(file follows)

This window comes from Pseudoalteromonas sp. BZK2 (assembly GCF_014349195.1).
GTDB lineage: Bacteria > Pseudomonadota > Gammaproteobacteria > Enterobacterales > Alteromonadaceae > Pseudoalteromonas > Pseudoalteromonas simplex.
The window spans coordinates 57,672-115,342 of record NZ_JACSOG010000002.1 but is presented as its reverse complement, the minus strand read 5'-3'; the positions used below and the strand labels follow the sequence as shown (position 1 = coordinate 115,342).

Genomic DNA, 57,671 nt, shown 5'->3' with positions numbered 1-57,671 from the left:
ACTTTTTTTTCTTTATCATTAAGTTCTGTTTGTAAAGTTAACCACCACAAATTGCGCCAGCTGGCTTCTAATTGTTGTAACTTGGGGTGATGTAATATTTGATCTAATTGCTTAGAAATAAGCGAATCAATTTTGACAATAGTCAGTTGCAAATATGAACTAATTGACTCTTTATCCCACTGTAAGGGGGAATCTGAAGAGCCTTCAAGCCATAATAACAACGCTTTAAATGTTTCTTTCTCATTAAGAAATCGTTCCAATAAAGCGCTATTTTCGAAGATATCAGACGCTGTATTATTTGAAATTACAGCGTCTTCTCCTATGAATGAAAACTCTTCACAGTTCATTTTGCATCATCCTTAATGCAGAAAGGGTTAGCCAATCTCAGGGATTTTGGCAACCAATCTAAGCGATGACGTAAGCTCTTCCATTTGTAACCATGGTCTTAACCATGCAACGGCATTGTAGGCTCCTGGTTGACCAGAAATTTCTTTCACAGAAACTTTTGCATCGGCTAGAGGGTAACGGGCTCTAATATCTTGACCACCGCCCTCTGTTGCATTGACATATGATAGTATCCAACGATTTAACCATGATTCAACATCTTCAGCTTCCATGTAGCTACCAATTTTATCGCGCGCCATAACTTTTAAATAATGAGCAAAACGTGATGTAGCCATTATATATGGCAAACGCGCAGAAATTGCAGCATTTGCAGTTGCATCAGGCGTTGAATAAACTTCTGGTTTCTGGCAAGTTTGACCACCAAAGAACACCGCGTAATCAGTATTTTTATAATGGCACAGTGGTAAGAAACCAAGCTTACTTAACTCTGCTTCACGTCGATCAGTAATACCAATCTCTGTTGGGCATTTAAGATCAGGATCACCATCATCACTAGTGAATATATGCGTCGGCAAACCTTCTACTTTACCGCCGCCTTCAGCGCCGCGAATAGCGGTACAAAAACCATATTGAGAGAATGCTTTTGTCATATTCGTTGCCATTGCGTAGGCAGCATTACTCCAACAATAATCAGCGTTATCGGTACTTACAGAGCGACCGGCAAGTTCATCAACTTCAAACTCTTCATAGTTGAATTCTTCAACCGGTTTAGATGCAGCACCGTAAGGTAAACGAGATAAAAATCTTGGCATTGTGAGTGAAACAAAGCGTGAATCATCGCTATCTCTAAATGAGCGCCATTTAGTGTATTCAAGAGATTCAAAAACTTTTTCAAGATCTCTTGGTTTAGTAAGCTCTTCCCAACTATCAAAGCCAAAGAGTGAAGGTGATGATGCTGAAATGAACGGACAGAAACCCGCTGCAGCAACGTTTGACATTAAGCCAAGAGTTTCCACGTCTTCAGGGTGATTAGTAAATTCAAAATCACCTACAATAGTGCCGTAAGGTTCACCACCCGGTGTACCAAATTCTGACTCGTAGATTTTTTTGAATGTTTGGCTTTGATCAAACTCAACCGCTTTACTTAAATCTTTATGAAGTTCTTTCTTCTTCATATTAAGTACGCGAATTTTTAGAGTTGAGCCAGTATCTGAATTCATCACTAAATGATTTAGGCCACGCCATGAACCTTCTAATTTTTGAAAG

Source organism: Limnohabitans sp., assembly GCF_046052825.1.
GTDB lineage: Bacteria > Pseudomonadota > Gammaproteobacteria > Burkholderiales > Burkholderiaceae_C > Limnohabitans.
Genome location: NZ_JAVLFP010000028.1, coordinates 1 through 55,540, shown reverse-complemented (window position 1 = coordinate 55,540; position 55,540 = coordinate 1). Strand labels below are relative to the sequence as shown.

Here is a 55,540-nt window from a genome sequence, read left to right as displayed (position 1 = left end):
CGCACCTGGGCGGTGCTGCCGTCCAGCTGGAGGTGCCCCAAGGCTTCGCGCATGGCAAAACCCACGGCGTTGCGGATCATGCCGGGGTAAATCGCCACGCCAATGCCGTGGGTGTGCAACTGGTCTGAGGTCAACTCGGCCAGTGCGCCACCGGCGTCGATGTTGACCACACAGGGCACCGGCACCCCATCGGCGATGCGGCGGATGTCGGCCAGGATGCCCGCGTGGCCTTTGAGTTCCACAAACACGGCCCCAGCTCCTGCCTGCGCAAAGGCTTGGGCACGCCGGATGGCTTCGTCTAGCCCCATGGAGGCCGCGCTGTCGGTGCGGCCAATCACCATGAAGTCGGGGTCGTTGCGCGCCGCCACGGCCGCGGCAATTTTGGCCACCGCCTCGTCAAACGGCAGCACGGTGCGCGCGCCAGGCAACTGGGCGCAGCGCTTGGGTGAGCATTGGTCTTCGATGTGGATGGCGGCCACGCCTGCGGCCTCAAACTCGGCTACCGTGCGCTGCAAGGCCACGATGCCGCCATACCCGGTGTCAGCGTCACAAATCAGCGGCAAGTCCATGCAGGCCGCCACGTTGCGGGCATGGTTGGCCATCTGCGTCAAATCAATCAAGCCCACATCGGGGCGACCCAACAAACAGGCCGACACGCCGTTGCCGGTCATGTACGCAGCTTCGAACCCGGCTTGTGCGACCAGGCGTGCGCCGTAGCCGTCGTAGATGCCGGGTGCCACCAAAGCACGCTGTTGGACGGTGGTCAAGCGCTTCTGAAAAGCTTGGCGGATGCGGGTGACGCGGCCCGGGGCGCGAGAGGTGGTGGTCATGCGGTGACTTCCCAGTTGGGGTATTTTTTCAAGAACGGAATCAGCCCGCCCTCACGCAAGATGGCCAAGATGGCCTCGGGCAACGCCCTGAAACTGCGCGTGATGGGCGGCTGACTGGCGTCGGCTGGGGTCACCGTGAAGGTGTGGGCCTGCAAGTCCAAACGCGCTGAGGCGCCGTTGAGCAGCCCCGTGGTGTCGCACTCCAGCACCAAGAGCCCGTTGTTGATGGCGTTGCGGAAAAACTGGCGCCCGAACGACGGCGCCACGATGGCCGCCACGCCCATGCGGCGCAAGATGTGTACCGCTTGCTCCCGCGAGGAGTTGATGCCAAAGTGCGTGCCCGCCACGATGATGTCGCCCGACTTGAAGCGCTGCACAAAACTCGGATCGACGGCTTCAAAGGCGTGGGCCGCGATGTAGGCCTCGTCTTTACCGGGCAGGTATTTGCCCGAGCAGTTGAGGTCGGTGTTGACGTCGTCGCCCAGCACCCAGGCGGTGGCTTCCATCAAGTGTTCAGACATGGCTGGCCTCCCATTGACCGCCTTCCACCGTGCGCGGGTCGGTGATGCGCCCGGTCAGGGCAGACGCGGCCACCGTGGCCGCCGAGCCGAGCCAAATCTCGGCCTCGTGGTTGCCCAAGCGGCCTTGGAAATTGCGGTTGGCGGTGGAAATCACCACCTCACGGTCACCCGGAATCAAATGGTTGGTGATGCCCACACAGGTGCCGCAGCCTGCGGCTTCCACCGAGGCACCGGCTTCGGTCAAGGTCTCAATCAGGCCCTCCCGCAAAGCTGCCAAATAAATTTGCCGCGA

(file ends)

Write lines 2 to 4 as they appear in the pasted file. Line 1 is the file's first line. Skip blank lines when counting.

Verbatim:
GTDB lineage: Bacteria > Pseudomonadota > Gammaproteobacteria > Enterobacterales > Alteromonadaceae > Pseudoalteromonas > Pseudoalteromonas simplex.
The window spans coordinates 57,672-115,342 of record NZ_JACSOG010000002.1 but is presented as its reverse complement, the minus strand read 5'-3'; the positions used below and the strand labels follow the sequence as shown (position 1 = coordinate 115,342).

Genomic DNA, 57,671 nt, shown 5'->3' with positions numbered 1-57,671 from the left: